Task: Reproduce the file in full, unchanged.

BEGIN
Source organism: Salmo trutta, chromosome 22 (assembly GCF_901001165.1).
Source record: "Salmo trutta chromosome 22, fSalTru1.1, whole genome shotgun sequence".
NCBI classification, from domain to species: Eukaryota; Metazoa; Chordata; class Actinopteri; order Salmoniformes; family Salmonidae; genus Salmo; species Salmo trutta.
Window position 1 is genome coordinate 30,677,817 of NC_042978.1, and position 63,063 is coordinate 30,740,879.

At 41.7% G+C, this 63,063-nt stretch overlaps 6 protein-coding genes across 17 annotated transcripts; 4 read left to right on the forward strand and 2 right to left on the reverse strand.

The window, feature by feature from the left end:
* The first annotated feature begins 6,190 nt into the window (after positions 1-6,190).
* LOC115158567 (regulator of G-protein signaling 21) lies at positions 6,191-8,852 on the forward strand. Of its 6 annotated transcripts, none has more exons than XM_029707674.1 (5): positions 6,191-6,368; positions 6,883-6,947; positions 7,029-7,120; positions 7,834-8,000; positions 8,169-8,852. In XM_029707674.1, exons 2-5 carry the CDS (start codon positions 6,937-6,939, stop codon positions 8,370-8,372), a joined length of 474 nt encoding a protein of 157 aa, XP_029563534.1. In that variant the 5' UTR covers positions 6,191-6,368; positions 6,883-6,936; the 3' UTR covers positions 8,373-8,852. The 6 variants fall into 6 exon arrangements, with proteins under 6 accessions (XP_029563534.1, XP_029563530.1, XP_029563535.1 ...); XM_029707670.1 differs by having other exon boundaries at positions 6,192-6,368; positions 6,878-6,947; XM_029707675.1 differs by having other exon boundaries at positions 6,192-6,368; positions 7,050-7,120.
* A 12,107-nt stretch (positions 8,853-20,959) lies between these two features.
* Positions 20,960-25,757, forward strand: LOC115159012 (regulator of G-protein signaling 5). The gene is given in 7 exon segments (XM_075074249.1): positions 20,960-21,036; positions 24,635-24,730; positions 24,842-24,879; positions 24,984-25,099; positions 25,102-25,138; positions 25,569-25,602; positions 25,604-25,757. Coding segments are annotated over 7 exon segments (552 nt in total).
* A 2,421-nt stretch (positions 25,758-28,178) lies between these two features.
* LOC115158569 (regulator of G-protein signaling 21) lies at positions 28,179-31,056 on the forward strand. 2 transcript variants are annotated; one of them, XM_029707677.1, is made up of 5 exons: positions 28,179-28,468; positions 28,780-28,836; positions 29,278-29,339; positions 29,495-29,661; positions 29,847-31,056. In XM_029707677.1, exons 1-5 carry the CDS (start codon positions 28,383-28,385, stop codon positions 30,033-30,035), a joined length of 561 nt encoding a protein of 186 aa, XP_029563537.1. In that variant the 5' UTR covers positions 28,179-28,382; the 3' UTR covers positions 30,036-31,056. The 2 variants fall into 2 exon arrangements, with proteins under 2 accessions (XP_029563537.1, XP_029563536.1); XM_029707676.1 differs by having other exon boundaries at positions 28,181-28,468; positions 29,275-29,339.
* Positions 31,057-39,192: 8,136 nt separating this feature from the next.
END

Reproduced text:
Source organism: Salmo trutta, chromosome 22 (assembly GCF_901001165.1).
Source record: "Salmo trutta chromosome 22, fSalTru1.1, whole genome shotgun sequence".
NCBI classification, from domain to species: Eukaryota; Metazoa; Chordata; class Actinopteri; order Salmoniformes; family Salmonidae; genus Salmo; species Salmo trutta.
Window position 1 is genome coordinate 30,677,817 of NC_042978.1, and position 63,063 is coordinate 30,740,879.

At 41.7% G+C, this 63,063-nt stretch overlaps 6 protein-coding genes across 17 annotated transcripts; 4 read left to right on the forward strand and 2 right to left on the reverse strand.

The window, feature by feature from the left end:
* The first annotated feature begins 6,190 nt into the window (after positions 1-6,190).
* LOC115158567 (regulator of G-protein signaling 21) lies at positions 6,191-8,852 on the forward strand. Of its 6 annotated transcripts, none has more exons than XM_029707674.1 (5): positions 6,191-6,368; positions 6,883-6,947; positions 7,029-7,120; positions 7,834-8,000; positions 8,169-8,852. In XM_029707674.1, exons 2-5 carry the CDS (start codon positions 6,937-6,939, stop codon positions 8,370-8,372), a joined length of 474 nt encoding a protein of 157 aa, XP_029563534.1. In that variant the 5' UTR covers positions 6,191-6,368; positions 6,883-6,936; the 3' UTR covers positions 8,373-8,852. The 6 variants fall into 6 exon arrangements, with proteins under 6 accessions (XP_029563534.1, XP_029563530.1, XP_029563535.1 ...); XM_029707670.1 differs by having other exon boundaries at positions 6,192-6,368; positions 6,878-6,947; XM_029707675.1 differs by having other exon boundaries at positions 6,192-6,368; positions 7,050-7,120.
* A 12,107-nt stretch (positions 8,853-20,959) lies between these two features.
* Positions 20,960-25,757, forward strand: LOC115159012 (regulator of G-protein signaling 5). The gene is given in 7 exon segments (XM_075074249.1): positions 20,960-21,036; positions 24,635-24,730; positions 24,842-24,879; positions 24,984-25,099; positions 25,102-25,138; positions 25,569-25,602; positions 25,604-25,757. Coding segments are annotated over 7 exon segments (552 nt in total).
* A 2,421-nt stretch (positions 25,758-28,178) lies between these two features.
* LOC115158569 (regulator of G-protein signaling 21) lies at positions 28,179-31,056 on the forward strand. 2 transcript variants are annotated; one of them, XM_029707677.1, is made up of 5 exons: positions 28,179-28,468; positions 28,780-28,836; positions 29,278-29,339; positions 29,495-29,661; positions 29,847-31,056. In XM_029707677.1, exons 1-5 carry the CDS (start codon positions 28,383-28,385, stop codon positions 30,033-30,035), a joined length of 561 nt encoding a protein of 186 aa, XP_029563537.1. In that variant the 5' UTR covers positions 28,179-28,382; the 3' UTR covers positions 30,036-31,056. The 2 variants fall into 2 exon arrangements, with proteins under 2 accessions (XP_029563537.1, XP_029563536.1); XM_029707676.1 differs by having other exon boundaries at positions 28,181-28,468; positions 29,275-29,339.
* Positions 31,057-39,192: 8,136 nt separating this feature from the next.